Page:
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#AcWriMo: Getting into the writing habit

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by John Parkin

As I look back on Academic Writing Month, I reflect on what went well, what I could have done better and what I will try to carry on. For those who do not know, Academic Writing Month (or #AcWriMo) is held annually in November and gives academics and doctoral students the permission and focus to concentrate their efforts on academic writing in whatever form that may take.

I am a Senior Lecturer Practitioner in Education and also completing my EdD part-time, so it always a challenge trying to balance teaching and research commitments. Over the summer, I had managed to find some time to write, but with a busy term starting in September I really struggled to find the time for the academic writing I knew I needed to do. I was getting worried that I would only be able to find time to write in the summer and my EdD would never be finished!

The SRHE sent out a newsletter which mentioned Academic Writing Month activities they were organising over the month of November. I thought I would give it a try and see if it could help me develop some better writing habits.

I joined the first online session organised by the SRHE and run by Gillian Chu (who also blogged for SRHE recently) which I found to be really useful. We talked about what #AcWriMo and the importance of setting targets, both on a weekly basis in terms of either words or time spent writing and outputs I would like to achieve by the end of the month. I was also introduced to a shared Excel document where I could record my targets and the number of words I had written. The session also had time for attendees to work on some academic writing. Earlier in the year, I had attended some SRHE Power Hour of Writing sessions. I find this sort of online writing session really useful as I tend to find writing a solitary task and that I benefit from writing with other people in a community.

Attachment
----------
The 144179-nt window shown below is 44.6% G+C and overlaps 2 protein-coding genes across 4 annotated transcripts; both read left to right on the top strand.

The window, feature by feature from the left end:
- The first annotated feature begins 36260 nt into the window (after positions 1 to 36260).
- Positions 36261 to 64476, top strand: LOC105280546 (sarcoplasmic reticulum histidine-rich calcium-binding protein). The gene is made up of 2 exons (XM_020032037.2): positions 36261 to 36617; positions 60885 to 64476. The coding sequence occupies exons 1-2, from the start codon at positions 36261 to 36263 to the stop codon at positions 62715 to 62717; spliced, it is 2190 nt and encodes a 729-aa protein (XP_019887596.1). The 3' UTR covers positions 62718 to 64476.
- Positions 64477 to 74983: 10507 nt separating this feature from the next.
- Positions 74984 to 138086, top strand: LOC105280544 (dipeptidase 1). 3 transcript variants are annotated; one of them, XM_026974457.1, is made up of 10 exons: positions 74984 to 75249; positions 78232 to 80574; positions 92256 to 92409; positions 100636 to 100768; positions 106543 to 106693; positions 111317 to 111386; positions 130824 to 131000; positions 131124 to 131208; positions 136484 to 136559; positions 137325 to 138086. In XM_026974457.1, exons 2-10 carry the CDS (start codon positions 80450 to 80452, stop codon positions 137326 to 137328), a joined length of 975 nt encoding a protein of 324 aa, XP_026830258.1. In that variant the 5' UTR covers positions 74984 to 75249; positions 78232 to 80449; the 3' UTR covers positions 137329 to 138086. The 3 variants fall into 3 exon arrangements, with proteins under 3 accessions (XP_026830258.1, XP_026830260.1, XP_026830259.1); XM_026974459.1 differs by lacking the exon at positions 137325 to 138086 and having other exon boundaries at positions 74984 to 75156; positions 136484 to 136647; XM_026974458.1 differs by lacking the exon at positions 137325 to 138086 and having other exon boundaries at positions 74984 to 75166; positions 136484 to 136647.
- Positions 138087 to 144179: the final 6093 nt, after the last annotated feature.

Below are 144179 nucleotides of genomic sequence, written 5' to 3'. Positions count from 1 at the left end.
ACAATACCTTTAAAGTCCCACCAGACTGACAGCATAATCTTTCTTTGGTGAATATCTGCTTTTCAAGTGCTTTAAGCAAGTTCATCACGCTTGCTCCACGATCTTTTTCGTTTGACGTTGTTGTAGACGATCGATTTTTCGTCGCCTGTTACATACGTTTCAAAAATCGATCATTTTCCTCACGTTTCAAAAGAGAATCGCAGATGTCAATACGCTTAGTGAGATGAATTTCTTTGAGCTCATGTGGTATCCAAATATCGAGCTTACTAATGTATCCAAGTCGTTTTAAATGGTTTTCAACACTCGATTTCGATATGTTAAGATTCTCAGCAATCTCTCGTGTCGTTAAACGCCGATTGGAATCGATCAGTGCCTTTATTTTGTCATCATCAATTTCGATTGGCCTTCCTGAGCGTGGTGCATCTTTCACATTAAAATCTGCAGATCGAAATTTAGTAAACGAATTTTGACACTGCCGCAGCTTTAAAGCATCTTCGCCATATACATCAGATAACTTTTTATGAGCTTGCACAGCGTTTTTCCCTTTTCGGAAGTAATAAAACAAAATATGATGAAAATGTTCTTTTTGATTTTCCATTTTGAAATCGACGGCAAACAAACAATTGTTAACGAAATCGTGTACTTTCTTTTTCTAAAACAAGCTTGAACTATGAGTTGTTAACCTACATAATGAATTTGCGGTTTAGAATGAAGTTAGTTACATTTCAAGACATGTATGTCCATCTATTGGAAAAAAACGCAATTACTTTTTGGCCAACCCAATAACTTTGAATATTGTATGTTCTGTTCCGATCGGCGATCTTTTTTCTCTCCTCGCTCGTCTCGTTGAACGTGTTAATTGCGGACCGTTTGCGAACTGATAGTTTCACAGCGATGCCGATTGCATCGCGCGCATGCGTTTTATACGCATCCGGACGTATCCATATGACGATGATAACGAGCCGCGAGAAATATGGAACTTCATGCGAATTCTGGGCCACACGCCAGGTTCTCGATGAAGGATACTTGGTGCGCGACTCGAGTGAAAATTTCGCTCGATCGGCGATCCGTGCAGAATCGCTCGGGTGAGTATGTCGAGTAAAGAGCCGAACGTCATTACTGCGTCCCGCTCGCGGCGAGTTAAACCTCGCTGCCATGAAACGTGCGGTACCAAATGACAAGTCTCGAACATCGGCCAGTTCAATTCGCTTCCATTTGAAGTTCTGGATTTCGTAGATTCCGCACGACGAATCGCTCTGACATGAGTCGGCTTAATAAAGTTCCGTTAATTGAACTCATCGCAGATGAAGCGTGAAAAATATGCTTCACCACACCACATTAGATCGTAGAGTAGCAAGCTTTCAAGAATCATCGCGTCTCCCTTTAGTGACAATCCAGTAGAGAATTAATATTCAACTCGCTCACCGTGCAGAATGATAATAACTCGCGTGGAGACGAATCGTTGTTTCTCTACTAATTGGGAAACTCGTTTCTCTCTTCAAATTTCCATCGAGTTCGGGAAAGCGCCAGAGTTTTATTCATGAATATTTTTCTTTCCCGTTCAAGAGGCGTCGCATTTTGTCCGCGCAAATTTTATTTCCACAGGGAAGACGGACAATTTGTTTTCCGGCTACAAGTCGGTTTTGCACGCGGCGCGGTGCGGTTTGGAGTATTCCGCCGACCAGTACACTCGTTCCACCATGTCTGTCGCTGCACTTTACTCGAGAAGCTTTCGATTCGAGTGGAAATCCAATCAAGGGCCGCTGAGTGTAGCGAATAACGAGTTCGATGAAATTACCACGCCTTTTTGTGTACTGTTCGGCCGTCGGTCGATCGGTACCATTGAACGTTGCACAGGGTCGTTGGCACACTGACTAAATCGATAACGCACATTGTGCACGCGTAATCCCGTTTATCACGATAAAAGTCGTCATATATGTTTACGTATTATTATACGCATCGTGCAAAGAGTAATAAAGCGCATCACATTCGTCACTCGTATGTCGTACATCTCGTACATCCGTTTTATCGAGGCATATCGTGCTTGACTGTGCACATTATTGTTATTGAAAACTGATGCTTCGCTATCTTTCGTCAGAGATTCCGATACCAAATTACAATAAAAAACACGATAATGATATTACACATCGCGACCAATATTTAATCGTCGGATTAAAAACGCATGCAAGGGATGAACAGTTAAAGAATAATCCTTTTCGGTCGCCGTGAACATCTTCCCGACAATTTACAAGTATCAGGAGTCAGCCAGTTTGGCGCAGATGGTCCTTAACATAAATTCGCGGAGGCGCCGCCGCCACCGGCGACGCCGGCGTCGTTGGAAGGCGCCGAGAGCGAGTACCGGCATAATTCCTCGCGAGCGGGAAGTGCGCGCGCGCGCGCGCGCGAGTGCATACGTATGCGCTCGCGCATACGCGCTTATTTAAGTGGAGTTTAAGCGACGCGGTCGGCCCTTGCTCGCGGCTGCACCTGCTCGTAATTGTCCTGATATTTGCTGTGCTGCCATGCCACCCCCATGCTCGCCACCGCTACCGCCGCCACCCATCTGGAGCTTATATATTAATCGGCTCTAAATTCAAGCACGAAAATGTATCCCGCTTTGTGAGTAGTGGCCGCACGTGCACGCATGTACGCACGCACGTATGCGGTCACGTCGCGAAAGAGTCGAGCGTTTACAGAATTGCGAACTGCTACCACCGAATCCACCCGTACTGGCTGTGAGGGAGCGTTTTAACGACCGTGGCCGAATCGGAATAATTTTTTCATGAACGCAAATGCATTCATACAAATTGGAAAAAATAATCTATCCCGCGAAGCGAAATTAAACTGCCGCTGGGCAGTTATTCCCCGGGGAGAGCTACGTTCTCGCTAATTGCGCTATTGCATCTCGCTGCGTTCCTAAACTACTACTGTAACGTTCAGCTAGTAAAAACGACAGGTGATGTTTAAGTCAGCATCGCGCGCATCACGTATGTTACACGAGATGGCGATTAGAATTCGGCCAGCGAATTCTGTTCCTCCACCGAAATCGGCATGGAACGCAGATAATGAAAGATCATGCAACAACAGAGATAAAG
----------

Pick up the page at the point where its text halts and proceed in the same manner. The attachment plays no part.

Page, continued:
Over the month, I managed to get some writing for my EdD – I managed to write a positionality statement and part of my literature review. I really benefited from having some clear targets and some for how much I wanted to write each week. For a few weeks over the month, my aims were far too optimistic! However, taking part in #AcWriMo got me writing again and not worrying about when I was going to find time to write.

Overall, I found it really useful to participate in #AcWriMo. It managed to get me doing some academic writing this academic year and helped me carve out time to do this. If I can manage to do it for a month, then I feel more optimistic I can find time during the rest of the year too. I am looking forward to joining other SRHE writing events in the future such as the Power Hour of Writing. Having tried #AcWriMo for the first time, I will definitely be doing it next year as well!

John Parkin is a Senior Lecturer Practitioner in Education at Anglia Ruskin University (ARU) in Peterborough. He is also the Course Leader of the BA Primary Education Studies course. Before becoming an academic in 2018, John was an assistant headteacher and primary teacher. Most of his teaching experience has been as an Early Years teacher. John is also a doctoral researcher exploring the experiences of men training to become primary teachers.

Author: SRHE News Blog

An international learned society, concerned with supporting research and researchers into Higher Education

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